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    Opposition demonstrators face military vehicles near the Generalisimo Francisco de Miranda Airbase La Carlota in Caracas

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    Earlier in the day, opposition leader and self-proclaimed interim President Juan Guaido urged his supporters and the country's soldiers to gather in Caracas with the aim of forcibly ousting elected President Nicolas Maduro. His efforts were denounced as a coup by the government.

    Reuters has reported that an armoured vehicle ran over several protesters in the Venezuelan capital after they reportedly started throwing stones at the trucks and striking them with sticks. A graphic video allegedly showing the incident has appeared on social media. There have been no official reports of casualties so far.

    Protesters gathered in Caracas after opposition leader Juan Guaido called on them, as well as the Venezuelan Army, to organise mass protests to oust elected President Nicolas Maduro on 30 April. In a video, standing beside several men in military uniform, he claimed that he had already gained the support of some Venezuelan troops; however, the country's defence minister has denied the claims, assuring that the army remains loyal to Maduro.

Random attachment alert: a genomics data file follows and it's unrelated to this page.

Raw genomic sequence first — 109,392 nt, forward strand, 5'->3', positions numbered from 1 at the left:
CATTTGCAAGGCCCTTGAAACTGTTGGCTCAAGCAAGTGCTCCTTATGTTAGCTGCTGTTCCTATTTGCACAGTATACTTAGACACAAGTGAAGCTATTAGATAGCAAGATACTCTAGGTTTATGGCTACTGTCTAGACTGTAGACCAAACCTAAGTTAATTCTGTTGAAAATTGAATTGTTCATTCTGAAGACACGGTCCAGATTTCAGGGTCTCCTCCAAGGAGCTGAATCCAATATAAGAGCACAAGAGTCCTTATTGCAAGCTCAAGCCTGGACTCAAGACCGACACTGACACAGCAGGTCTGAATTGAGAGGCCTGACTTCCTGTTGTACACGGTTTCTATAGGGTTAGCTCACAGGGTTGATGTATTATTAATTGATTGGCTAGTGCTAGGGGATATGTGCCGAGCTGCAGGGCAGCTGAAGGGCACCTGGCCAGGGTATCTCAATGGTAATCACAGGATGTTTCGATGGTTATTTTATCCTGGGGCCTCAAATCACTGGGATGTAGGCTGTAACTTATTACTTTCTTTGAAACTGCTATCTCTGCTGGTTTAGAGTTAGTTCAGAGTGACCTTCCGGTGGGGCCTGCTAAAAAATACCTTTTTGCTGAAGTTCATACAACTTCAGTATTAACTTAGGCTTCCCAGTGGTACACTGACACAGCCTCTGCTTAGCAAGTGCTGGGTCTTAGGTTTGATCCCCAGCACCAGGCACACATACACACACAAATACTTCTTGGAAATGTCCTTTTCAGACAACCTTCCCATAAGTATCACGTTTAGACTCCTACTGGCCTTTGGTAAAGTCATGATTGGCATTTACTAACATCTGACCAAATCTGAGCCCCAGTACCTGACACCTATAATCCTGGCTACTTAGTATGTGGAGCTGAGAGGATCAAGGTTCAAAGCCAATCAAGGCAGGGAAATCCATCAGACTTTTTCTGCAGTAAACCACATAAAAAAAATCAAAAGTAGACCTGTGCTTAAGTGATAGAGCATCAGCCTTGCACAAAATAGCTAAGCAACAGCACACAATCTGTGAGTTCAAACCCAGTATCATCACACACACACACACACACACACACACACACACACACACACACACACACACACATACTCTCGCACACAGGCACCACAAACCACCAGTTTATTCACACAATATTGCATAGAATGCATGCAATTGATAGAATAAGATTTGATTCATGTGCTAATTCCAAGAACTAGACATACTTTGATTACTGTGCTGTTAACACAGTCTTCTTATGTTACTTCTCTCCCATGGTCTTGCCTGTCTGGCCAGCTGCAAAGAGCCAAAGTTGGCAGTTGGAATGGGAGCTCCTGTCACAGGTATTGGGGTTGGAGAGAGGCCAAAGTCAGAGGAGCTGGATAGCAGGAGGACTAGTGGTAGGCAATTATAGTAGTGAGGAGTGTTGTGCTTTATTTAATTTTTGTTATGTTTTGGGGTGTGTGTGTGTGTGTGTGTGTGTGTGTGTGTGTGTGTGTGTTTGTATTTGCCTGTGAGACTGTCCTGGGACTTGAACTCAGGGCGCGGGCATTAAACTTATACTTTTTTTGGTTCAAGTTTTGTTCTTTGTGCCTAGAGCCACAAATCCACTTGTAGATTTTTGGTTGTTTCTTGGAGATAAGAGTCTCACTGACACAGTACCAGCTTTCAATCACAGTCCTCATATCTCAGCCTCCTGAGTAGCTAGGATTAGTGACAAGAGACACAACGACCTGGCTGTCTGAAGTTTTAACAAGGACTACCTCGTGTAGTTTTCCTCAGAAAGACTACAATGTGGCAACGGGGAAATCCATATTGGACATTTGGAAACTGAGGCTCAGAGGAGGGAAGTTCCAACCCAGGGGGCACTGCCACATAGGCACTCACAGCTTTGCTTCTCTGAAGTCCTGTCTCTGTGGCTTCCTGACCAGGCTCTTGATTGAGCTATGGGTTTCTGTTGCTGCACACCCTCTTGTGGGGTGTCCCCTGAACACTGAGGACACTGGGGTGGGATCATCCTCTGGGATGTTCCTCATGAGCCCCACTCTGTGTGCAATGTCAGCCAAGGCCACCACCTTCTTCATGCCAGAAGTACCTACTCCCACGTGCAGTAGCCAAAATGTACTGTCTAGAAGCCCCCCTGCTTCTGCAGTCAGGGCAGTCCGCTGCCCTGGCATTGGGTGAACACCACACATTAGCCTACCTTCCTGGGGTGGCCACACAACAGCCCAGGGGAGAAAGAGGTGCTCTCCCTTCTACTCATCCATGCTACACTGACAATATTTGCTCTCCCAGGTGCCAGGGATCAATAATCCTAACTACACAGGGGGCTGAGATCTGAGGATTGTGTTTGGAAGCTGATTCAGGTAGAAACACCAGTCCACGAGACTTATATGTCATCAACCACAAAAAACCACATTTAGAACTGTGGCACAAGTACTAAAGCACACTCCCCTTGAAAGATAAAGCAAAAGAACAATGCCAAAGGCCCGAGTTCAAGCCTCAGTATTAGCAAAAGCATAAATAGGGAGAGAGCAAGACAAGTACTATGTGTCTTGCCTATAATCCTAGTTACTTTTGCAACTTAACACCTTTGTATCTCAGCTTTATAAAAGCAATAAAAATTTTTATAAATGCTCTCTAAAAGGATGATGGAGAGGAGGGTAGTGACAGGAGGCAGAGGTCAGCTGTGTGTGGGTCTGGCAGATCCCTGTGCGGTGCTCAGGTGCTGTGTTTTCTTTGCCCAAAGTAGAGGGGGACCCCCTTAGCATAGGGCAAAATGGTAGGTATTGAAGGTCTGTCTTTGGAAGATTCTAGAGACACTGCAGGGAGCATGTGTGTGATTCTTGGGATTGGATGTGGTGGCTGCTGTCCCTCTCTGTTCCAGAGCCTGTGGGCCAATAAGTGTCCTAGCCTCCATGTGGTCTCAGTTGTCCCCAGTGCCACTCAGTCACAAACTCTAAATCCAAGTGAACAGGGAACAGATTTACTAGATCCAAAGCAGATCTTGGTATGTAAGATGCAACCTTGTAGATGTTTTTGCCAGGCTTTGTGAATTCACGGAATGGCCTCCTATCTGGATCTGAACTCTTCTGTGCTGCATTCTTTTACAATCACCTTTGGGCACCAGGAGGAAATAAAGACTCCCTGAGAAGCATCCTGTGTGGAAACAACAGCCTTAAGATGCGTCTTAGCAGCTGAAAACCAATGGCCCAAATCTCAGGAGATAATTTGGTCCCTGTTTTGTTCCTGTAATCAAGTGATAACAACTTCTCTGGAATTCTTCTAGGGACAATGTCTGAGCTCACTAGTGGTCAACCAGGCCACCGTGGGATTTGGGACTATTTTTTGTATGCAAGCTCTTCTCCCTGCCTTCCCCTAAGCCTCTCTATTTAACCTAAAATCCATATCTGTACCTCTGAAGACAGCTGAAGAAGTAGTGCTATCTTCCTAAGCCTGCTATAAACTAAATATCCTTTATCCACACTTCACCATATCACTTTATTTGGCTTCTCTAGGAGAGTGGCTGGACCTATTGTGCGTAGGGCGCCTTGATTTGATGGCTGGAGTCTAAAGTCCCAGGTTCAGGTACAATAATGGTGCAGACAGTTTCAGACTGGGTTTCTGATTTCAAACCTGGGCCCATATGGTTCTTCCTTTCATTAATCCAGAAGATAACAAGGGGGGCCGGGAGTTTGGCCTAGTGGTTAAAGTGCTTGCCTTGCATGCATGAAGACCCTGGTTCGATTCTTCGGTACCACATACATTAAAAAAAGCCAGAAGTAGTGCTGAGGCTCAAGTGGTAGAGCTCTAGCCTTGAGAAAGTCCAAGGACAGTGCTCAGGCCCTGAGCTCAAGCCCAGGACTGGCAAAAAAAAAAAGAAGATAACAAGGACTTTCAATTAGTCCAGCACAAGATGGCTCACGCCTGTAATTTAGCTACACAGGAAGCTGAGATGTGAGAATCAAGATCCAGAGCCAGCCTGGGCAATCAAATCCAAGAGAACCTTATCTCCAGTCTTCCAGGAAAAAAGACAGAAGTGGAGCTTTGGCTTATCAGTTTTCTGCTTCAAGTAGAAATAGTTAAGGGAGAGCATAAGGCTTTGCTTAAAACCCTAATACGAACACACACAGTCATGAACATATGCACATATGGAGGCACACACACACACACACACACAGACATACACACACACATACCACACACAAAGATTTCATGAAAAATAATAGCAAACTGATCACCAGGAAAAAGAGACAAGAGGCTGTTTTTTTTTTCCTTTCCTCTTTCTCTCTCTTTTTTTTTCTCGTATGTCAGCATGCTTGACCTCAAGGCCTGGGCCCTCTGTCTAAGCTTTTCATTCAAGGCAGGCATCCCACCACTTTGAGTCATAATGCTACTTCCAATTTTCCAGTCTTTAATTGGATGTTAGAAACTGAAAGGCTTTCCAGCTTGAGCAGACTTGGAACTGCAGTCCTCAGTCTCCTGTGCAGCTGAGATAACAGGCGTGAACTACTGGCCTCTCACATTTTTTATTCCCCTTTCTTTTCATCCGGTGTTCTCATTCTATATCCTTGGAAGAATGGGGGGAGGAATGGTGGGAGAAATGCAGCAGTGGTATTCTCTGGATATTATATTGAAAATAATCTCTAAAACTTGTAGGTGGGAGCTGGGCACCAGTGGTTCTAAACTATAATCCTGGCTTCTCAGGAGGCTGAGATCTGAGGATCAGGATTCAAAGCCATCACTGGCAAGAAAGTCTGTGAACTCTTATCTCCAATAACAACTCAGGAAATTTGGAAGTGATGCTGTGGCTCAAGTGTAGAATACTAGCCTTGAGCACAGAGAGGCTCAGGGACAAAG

Maduro's government has denounced the actions of Guaido and his supporters as a coup attempt by a small group of "military traitors" aimed at filling "the country with violence". The opposition's return "to violent methods of confrontation" was also harshly condemned by Russia.

    READ MORE: LIVE UPDATES: Situation in Venezuela as Guaido Calls on Troops to Oust Maduro

    Earlier, Guaido announced that the "the largest march in Venezuela's history" would take place on 1 May, despite his failed attempts to attract significant numbers of Venezuelans to his so-called "Operation Freedom" in March.

    Guaido proclaimed himself the interim president of the country in January 2019, immediately receiving support from the US and a number of other Western states, which urged elected President Nicolas Maduro to resign. At the same time, many other countries, including Russia, China, and Turkey have supported the constitutionally elected president.

    Maduro considers the opposition leader to be a "US-puppet" and has accused him of conspiring with Washington to seize power in the country. He has also accused him of organising the sabotage at the country's biggest hydroelectric dam, which resulted in nationwide blackouts that lasted for weeks.

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